This article is animated by the interim results of an ongoing Erasmus+ project named Smart technologies by design (Smart by Design).
The project is being carried out by the following partners:
Technologies make cities smarter
Disruptive technologies have the potential to transform the way cities currently operate and they are at the core of nearly all upcoming smart city’s solutions. After a decade of experimentation, smart cities are entering a new phase. Although digital solutions are only one of the tools needed to make a city great, they are the most powerful and cost-effective additions seen in many years.
According to the McKinsey Global Institute, digital solutions could improve some quality-of-life indicators by as much as 30 percent. Real-time crime mapping, for instance, utilizes statistical analysis to highlight patterns, while predictive policing goes a step further, anticipating crime to head off incidents before they occur. Another example of these solutions is the Internet of Things sensors on existing infrastructure systems which can help crews fix problems before they turn into breakdowns and delays.
If we examine our history, we realize that we live in constant change. Humans have faced all sorts of changes, economic, political, climatic, technological. In the different industrial revolutions seized, adaptations made by humans can be perceived, along the 1st industrial revolution, railway arrived with the steam engines which enabled transportation of goods causing all the farming, demographic and transport revolution.
Afterwards, the 2nd industrial revolution arrived, emerging new energy sources like oil and electricity, which with its utilization, first technological innovations took place. These technological innovations produced an improvement in the quality of life of people, first personal computers and internet appeared which located us before a 3rd industrial revolution, not only in a technological one but in a scientific and a cultural one.
With this 3rd revolution, fast technological advances force humans to assimilate more concepts in shorter time, information, productivity and everything reaches scales not previously reached and under this context the 4th industrial revolution appeared, where we really perceived and realized that we live in a constant change, as mentioned at the beginning, achieving small or big progresses which are changing the world.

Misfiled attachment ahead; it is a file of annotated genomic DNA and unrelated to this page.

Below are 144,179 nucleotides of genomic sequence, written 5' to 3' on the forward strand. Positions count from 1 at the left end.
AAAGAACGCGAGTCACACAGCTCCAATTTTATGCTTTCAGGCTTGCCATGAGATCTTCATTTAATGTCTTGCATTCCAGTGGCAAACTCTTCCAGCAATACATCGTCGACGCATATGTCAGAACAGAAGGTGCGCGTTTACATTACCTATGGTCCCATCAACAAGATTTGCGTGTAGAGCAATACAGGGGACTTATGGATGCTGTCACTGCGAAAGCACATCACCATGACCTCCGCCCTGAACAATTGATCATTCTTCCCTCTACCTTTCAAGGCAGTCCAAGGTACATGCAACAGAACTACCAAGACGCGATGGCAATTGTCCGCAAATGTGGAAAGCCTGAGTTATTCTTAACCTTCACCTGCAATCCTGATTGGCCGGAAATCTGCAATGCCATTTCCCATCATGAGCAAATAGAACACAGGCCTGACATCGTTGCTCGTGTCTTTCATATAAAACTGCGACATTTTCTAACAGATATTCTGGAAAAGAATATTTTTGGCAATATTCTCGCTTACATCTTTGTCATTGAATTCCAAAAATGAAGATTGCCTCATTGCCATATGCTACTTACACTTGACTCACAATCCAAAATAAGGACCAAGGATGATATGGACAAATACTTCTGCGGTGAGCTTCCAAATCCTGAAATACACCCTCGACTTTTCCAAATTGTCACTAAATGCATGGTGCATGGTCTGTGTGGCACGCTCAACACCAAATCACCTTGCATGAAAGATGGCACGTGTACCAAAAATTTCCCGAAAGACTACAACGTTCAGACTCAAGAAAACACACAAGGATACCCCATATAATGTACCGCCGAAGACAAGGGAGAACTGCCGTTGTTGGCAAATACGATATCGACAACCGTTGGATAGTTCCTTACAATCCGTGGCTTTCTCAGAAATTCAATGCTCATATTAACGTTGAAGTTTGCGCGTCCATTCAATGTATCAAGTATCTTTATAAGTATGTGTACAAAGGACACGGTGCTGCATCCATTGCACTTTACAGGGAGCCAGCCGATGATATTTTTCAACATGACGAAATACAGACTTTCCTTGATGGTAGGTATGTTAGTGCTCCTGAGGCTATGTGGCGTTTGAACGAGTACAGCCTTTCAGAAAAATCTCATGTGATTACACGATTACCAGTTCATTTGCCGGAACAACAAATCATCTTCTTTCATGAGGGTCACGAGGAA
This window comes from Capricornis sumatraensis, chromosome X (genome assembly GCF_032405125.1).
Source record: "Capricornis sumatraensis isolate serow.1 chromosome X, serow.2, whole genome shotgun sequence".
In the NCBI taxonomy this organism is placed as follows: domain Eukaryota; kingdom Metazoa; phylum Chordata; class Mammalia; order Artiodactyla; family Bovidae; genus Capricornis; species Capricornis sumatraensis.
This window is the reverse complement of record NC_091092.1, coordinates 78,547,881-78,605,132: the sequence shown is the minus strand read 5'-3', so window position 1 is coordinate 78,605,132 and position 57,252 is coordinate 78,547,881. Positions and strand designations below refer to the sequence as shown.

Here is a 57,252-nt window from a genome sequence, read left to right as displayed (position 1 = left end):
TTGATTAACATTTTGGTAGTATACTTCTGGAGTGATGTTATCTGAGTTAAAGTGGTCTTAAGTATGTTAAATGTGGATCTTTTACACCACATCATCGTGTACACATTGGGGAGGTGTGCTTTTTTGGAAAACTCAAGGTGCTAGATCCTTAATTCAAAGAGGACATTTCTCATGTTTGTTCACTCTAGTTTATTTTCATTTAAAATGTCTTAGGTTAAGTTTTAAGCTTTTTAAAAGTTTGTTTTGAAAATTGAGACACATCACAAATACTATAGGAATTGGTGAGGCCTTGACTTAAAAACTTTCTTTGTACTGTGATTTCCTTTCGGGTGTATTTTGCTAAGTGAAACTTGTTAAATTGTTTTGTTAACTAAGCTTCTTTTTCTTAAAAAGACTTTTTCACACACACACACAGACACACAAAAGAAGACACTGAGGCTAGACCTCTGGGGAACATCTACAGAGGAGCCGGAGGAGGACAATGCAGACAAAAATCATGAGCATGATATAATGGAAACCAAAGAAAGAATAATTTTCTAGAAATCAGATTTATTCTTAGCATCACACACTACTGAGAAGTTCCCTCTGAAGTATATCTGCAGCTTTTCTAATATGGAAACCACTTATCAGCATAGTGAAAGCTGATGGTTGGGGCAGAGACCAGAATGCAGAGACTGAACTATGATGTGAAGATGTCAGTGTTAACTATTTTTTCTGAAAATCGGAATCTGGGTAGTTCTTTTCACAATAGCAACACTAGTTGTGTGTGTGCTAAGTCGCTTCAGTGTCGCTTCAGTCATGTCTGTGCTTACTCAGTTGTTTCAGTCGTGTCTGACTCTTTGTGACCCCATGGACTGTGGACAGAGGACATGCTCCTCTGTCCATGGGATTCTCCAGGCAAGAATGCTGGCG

A vision for cities of the future
The city of the future must meet the needs of its residents. Yet in surveying residents of 25 major cities, McKinsey finds that a fifth of those cities falls short of delivering satisfaction. Respondents cited numerous inadequacies: crime, congestion, fire emergency response, waste management, active mobility options, police security, lack of basic utilities, public transit, as well as poor quality of housing and government services. Given the fierce competition for talent across cities, dissatisfied urbanites are likely to vote with their feet and leave for more attractive environments. (Source: Thriving amid turbulence: Imagining the cities of the future; Capital Projects & Infrastructure, Public Sector October 2018, McKinsey & Company).
In order to not lag behind due to inactivity, the city leaders must know how to use the newest and most advanced technologies, which is progressing faster than expected.
We have realized during the implementation of the project and as a result of the study that the most important and those with enough predictive potential to transform the cities into smart cities are the following technologies (technology areas):
Smart by Design